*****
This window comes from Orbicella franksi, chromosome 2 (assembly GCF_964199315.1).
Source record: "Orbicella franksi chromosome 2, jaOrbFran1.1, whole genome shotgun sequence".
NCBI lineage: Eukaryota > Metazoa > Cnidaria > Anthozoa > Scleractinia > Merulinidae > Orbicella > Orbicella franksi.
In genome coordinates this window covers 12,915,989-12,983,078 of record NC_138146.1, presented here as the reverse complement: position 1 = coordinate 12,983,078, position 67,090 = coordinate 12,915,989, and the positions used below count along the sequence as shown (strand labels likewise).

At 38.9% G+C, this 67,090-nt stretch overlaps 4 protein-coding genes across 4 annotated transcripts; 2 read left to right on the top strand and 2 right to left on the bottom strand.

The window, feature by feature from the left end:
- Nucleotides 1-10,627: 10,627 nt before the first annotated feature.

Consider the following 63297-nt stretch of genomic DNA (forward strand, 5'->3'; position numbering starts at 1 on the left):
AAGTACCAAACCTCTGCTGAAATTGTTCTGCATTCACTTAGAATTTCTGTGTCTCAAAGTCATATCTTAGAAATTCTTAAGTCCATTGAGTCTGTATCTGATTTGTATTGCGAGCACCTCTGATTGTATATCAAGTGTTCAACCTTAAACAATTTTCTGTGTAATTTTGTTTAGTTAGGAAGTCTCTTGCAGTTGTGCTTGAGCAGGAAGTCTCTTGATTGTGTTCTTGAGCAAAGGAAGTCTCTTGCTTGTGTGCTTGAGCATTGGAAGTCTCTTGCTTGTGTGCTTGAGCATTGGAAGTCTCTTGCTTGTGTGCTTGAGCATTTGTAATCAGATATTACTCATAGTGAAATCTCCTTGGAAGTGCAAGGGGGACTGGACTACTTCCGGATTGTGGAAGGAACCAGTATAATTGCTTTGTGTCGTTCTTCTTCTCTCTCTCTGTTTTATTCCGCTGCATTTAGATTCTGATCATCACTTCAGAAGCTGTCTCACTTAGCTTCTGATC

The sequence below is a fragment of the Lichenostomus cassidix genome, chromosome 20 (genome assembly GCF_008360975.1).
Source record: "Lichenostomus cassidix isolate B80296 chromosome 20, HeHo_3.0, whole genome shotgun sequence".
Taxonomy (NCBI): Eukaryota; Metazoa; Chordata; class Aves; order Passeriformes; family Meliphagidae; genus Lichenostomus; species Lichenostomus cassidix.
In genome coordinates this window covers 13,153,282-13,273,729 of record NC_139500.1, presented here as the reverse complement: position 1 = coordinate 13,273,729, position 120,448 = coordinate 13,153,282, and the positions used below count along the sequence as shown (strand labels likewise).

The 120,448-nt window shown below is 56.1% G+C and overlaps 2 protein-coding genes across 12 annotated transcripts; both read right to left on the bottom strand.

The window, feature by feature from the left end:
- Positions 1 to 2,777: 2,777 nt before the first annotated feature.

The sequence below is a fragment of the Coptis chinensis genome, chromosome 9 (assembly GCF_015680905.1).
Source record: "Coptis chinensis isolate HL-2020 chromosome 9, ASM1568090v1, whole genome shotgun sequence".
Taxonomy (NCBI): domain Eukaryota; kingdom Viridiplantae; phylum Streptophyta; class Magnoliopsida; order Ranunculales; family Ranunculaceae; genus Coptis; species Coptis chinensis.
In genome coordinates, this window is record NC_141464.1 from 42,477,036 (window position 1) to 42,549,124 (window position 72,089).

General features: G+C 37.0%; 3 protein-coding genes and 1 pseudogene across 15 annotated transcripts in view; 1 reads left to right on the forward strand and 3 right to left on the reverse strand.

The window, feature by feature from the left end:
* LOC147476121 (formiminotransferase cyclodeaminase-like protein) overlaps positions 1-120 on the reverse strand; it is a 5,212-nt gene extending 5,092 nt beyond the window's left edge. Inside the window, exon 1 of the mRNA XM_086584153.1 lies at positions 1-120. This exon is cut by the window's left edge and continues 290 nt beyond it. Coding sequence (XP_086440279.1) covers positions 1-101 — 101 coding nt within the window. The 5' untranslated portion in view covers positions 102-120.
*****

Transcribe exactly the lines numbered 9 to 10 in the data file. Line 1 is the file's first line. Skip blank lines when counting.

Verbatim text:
AAGTACCAAACCTCTGCTGAAATTGTTCTGCATTCACTTAGAATTTCTGTGTCTCAAAGTCATATCTTAGAAATTCTTAAGTCCATTGAGTCTGTATCTGATTTGTATTGCGAGCACCTCTGATTGTATATCAAGTGTTCAACCTTAAACAATTTTCTGTGTAATTTTGTTTAGTTAGGAAGTCTCTTGCAGTTGTGCTTGAGCAGGAAGTCTCTTGATTGTGTTCTTGAGCAAAGGAAGTCTCTTGCTTGTGTGCTTGAGCATTGGAAGTCTCTTGCTTGTGTGCTTGAGCATTGGAAGTCTCTTGCTTGTGTGCTTGAGCATTTGTAATCAGATATTACTCATAGTGAAATCTCCTTGGAAGTGCAAGGGGGACTGGACTACTTCCGGATTGTGGAAGGAACCAGTATAATTGCTTTGTGTCGTTCTTCTTCTCTCTCTCTGTTTTATTCCGCTGCATTTAGATTCTGATCATCACTTCAGAAGCTGTCTCACTTAGCTTCTGATC

The sequence below is a fragment of the Lichenostomus cassidix genome, chromosome 20 (genome assembly GCF_008360975.1).